There’s a certain absurdity in a quarterback with six Super Bowl rings adding to his legacy, or even having the room to add to it. When Tom Brady surpassed the four won by Joe Montana—his childhood idol—and Terry Bradshaw, that seemed like the legacy-maker. And then when he added one more to that, certainly that was it.
But even if Brady does not come out of this season with a seventh championship, this year, this bizarre pandemic season, the one when he disorientingly wore a different NFL uniform for the first time in two decades—this might be the one that means the most. The one when Brady joined a team that had not made the playoffs in 13 years, in an offense dissimilar from the system he’d run for the last two decades, without the benefit of an offseason program, paired with a coach not named Bill Belichick—and led that team to the Super Bowl.
Just one year ago, it did not seem real that Brady could leave New England, even though he’d left plenty of bread crumbs indicating his new path. Once he did sign with Tampa Bay, we wondered, could he instantly make this team a real championship contender? After all, how many times had we seen supposed dream teams falter before. Then there was the November slump, when the Bucs lost three games in four weeks, and it seemed like a bat signal went out from Brady’s camp, questioning if Bruce Arians was doing enough to tailor things to the GOAT, or if this would all be a waste.
But those doubts and uncertainties have all now been laid to waste. “It only took one man,” Arians said Sunday evening at the NFC champions’ podium set up on the frigid home field of the foe they had just vanquished, with a 31–26 win over the Packers at Lambeau Field.
When someone makes exceptional feats feel routine, there’s a risk that their achievements aren’t fully appreciated. When the Patriots won six rings in the span of 17 years, and played in three more Super Bowls during that stretch, the perception of just how hard it is to get to a Super Bowl was diminished somewhat—even as we have other benchmarks of that, like Brady’s opponent Sunday, Aaron Rodgers, who won the big game 10 years ago but hasn’t been back since. Or his opponent last week, Drew Brees, who won it the year before Rodgers and similarly never returned. Brady sought a new challenge when he went to Tampa Bay, and in doing so, he also added a new dimension to what he’s achieved in his career. He created a new avenue for his greatness to be fully appreciated.
Arians cited “the belief he gave everyone in this organization that this could be done.” That surely includes players like Mike Evans and Lavonte David, who had never even experienced the postseason before. Rob Gronkowski came out of retirement for Brady, and Leonard Fournette rejuvenated his career. (We will not include Antonio Brown, because the allowances the Bucs organization gave to Brown, despite his record of repeated harmful behavior, as well as Arians’s unacceptable explanation of his reversing course to sign Brown midseason, deserve scrutiny and not praise).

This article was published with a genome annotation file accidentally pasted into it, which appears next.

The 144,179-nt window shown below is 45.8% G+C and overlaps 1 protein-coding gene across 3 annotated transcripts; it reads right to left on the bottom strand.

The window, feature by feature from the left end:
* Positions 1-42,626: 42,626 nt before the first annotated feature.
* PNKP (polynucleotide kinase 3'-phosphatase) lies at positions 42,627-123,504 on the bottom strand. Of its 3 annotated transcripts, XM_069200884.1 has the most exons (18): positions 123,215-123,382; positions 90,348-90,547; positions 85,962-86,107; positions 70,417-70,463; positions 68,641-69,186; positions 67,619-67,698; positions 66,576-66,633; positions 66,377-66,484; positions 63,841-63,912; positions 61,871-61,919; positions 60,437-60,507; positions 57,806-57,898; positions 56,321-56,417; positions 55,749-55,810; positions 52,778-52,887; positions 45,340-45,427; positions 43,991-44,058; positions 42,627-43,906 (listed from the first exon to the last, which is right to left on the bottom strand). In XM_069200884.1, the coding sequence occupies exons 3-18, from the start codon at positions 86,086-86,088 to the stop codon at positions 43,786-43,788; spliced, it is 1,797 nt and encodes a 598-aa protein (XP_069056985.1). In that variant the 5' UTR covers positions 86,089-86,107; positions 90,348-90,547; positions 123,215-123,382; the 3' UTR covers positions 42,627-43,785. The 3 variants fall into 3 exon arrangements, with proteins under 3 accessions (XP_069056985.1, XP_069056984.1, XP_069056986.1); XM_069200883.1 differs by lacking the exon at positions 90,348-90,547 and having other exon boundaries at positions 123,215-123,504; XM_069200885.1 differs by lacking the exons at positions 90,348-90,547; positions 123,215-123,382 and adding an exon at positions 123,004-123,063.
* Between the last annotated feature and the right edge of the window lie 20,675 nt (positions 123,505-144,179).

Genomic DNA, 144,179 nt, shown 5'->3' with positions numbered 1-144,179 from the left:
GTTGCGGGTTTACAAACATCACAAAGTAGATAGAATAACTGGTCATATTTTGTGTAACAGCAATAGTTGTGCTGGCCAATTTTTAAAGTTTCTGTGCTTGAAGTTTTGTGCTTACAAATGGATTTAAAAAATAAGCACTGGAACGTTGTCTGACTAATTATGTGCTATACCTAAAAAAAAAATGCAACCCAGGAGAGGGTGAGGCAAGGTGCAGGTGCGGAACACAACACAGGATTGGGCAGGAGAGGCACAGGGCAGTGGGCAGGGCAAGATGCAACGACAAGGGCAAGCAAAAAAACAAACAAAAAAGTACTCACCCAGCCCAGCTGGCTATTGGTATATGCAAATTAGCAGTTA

Entering the NFC championship game, Tampa Bay’s 38–10 Week 6 win against Green Bay had felt more and more like a fluke. That was especially true given Rodgers’s brilliant divisional round performance against the top-ranked Rams defense, and Brady’s lackluster showing last week against the Saints, a game largely won by the Bucs defense.
But while Brady looked 43 last week, he came out this Sunday and clinically led the Bucs to a touchdown on their first drive, converting three third-downs in the process. Their second touchdown came after a 52-yard connection to Chris Godwin, notable after a game last week when it felt as though there was a force field preventing passes that might seek to sail 20 yards beyond the line of scrimmage. It really started to feel like Brady’s day in the final seconds of the first half, when the Bucs decided to go for it on fourth-and-four with 13 seconds left, instead of punting, then Brady took a shot to Scotty Miller on the next play. The result was a 39-yard TD.
The truth is that both teams, and both quarterbacks, had chances to win a trip to the Super Bowl. Brady made his share of mistakes, and his three interceptions in the second half gave the Packers ample opportunities to surge back, but Rodgers and the offense were not able to take advantage of them. And Packers coach Matt LaFleur’s head-scratching decision to kick a field goal with just over two minutes remaining, trailing by eight, instead of going for it on fourth-and-eight will haunt the state of Wisconsin for months. Or, if Rodgers’s comments after the game about his own future foreshadow another Hall of Famer on the move this offseason, perhaps longer.
So it was Brady holding a conference championship trophy for the 10th time in his career—though his first time with the George Halas Trophy. Everything about this Bucs season has overcome some improbability. Their playoff drought that was the second-longest in the league. Only 10 other wild-card teams have made the Super Bowl since 1970, and a team has never before played a Super Bowl in their home stadium. But the greatest improbability of all is that Tom Brady out-did even his own legacy.